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Wednesday, May 22, 2024 | Back issues
Courthouse News Service Courthouse News Service

Nashville Jury to Weigh $75M Peeping Tom Case

NASHVILLE (CN) - Attorneys for sports broadcaster Erin Andrews and a hotel vied for a jury's support during closing arguments Friday in a trial over nude videos of Andrews filmed through a peephole.

In 2008, Andrews, who now works for Fox Sports, stayed at the Nashville Marriott at Vanderbilt University hotel to cover a Vanderbilt football game.

Michael David Barrett requested a hotel room next to Andrews', altered her room's peephole, and recorded video of Andrews changing and getting dressed, according to a lawsuit she filed against the hotel and Barrett. She seeks $75 million.

"Defendant Barrett then posted the surreptitious videos of plaintiff on the Internet from Illinois, thereby allowing, permitting, and disseminating the illegal and unauthorized videos worldwide," the complaint states. "On July 16, 2009, plaintiff Erin Andrews became aware for the first time that she had been surreptitiously videotaped while changing and/or getting dressed at various hotel rooms and that her privacy had been invaded."

Andrews' original lawsuit was filed in December 2011, in Davidson County, Tenn. court. She amended the complaint last October, increasing the amount of damages sought by $65 million.

Andrews says the hotel was negligent for revealing to Barrett where she was staying, and for failing to discover that he had altered the peephole in her room.

Barrett was sentenced in 2010 to two and a half years in prison after pleading guilty to interstate stalking with the intent to harass. He admitted to stalking Andrews for 18 months and tracking her to at least three hotel rooms in three states.

The most recent version of Andrews' complaint was filed Friday morning. It accuses West End Hotel Partners LLC and Windsor Capital Group, owners of the Nashville Marriott hotel, of negligence and negligent infliction of emotional distress. Barrett is accused of invasion of privacy and intentional infliction of emotional distress.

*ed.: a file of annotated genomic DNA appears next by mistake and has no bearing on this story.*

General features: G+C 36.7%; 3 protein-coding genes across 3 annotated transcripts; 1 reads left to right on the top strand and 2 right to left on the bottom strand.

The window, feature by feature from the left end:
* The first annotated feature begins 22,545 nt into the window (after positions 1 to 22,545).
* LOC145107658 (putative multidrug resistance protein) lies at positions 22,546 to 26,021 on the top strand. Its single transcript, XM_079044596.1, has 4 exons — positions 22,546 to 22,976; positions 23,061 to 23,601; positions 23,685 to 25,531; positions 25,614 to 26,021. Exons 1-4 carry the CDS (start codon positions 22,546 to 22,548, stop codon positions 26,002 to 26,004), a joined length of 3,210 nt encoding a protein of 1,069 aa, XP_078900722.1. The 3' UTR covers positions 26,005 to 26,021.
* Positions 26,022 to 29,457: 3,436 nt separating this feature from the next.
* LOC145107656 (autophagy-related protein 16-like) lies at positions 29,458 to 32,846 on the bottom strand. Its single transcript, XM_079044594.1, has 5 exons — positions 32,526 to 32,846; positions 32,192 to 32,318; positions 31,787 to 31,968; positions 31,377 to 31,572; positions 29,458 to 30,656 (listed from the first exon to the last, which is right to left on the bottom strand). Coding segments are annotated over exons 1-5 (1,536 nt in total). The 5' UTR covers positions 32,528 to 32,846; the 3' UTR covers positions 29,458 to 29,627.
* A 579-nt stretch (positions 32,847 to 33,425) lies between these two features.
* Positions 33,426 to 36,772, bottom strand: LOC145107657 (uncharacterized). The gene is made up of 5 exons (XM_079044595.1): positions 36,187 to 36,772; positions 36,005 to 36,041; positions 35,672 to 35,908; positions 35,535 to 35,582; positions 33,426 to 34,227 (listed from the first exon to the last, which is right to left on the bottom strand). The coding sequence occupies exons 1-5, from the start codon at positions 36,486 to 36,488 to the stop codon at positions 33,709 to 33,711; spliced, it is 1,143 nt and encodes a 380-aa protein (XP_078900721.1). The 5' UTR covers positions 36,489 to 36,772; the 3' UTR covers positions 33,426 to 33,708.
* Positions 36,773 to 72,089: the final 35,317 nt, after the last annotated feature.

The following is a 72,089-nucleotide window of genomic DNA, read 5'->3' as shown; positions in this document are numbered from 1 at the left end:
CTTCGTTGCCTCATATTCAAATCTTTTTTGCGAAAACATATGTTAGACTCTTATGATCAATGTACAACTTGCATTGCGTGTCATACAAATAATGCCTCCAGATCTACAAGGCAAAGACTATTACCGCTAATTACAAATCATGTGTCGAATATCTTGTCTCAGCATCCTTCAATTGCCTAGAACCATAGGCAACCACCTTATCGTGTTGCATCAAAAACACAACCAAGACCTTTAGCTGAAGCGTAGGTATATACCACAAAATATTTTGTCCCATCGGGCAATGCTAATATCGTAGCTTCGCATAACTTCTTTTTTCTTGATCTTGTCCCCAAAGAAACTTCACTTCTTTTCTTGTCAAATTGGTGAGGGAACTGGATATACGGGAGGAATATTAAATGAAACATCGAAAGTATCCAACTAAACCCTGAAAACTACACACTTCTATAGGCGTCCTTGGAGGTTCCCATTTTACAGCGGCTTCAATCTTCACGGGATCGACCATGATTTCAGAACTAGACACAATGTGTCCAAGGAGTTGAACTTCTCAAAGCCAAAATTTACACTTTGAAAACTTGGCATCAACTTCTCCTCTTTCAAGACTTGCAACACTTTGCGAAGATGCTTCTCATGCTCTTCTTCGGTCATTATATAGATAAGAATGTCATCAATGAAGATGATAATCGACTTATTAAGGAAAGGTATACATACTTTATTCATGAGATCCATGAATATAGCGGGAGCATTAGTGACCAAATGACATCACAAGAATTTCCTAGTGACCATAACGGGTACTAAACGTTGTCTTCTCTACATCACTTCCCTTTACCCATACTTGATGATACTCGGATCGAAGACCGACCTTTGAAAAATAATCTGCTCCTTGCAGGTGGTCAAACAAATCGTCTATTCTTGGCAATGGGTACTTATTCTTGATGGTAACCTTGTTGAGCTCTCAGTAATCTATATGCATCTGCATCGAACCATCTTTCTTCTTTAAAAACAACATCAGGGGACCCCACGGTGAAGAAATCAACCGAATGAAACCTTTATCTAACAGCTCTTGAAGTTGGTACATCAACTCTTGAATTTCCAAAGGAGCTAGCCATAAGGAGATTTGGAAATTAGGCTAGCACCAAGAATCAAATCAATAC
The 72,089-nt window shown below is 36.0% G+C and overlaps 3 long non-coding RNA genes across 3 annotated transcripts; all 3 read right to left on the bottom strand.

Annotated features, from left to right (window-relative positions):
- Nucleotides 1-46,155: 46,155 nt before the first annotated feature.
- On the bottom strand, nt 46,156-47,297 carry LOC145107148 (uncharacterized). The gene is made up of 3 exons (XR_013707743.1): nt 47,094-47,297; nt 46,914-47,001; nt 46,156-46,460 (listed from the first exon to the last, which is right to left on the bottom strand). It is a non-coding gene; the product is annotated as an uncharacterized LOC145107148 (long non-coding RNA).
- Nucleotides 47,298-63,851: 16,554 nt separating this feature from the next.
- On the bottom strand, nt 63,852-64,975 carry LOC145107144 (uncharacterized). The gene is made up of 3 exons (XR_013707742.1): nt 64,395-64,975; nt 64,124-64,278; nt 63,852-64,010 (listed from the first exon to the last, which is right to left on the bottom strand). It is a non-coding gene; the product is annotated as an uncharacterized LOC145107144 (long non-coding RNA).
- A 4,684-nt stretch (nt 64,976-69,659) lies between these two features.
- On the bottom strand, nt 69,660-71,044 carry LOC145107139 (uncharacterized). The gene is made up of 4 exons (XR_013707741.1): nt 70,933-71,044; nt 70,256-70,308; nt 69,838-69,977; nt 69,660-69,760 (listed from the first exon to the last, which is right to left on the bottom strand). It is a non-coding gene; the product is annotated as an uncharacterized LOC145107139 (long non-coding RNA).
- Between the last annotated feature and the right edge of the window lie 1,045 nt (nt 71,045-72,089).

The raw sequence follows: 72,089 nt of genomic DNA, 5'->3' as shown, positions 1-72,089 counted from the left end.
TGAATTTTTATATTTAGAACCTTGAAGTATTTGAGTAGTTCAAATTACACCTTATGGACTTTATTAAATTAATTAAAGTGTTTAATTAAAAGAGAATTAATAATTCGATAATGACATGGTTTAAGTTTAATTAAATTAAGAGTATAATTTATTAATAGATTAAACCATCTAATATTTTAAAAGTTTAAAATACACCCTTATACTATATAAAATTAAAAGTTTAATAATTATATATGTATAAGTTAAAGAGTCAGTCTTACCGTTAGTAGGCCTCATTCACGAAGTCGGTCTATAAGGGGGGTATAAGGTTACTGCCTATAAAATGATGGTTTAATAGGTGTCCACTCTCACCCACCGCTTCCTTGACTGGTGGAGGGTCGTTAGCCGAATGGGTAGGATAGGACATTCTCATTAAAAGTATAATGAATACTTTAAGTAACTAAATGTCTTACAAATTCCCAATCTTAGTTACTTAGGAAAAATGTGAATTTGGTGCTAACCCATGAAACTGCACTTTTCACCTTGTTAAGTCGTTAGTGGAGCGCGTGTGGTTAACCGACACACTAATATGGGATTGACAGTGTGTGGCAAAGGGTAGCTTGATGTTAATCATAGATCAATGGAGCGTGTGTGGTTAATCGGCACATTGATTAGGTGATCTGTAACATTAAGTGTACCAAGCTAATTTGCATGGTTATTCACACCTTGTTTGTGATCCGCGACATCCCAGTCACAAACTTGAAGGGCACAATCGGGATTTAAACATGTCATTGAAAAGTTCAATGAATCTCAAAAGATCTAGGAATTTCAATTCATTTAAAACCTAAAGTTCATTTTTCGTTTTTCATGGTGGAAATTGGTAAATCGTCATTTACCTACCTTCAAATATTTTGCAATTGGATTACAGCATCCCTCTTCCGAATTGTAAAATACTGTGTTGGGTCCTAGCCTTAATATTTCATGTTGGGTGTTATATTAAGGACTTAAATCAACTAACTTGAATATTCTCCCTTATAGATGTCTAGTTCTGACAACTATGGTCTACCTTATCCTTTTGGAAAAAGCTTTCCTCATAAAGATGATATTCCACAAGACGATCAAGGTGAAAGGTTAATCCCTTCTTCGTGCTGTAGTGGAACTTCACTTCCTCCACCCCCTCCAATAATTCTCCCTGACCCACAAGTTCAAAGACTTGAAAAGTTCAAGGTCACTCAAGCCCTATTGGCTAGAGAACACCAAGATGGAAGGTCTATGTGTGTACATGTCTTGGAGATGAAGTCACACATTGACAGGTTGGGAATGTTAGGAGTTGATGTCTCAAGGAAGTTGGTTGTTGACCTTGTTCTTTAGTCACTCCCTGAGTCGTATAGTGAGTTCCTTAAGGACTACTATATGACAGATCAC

The broadcaster's civil trial started last week in Nashville. On Friday, attorneys for both sides delivered closing arguments in Judge Hamilton Gayden's courtroom. Gayden gave jury instructions at noon Friday, and closing arguments began after a 40-minute lunch break.

Bruce Broillet, representing Andrews, told the jury that her privacy was violated at the hotel in 2008.

"Barrett couldn't have done it without the negligence of the Nashville Marriott," Broillet said Friday afternoon.

Andrews "was never told by anybody...that there was a man that was asking to be put next to her," the broadcaster's attorney said.

Broillet, speaking for more than an hour and a half, told jurors that "you will always be Erin Andrews' jury."

"In one way, she's living her dream, isn't she? She's sought after, she's doing what she wants to do and worked so hard for," he said. "One the one hand, she's living a dream. Her dream. On the other hand, she's living a nightmare. It's both, and they're side-by-side for the rest of her life.

Earlier this week, Marriott defense attorney Marc Dedman suggested that the peephole videos helped Andrews' career, as it has thrived since, according to a Tennessean report.

Jury deliberation begins Monday morning, the newspaper reported.

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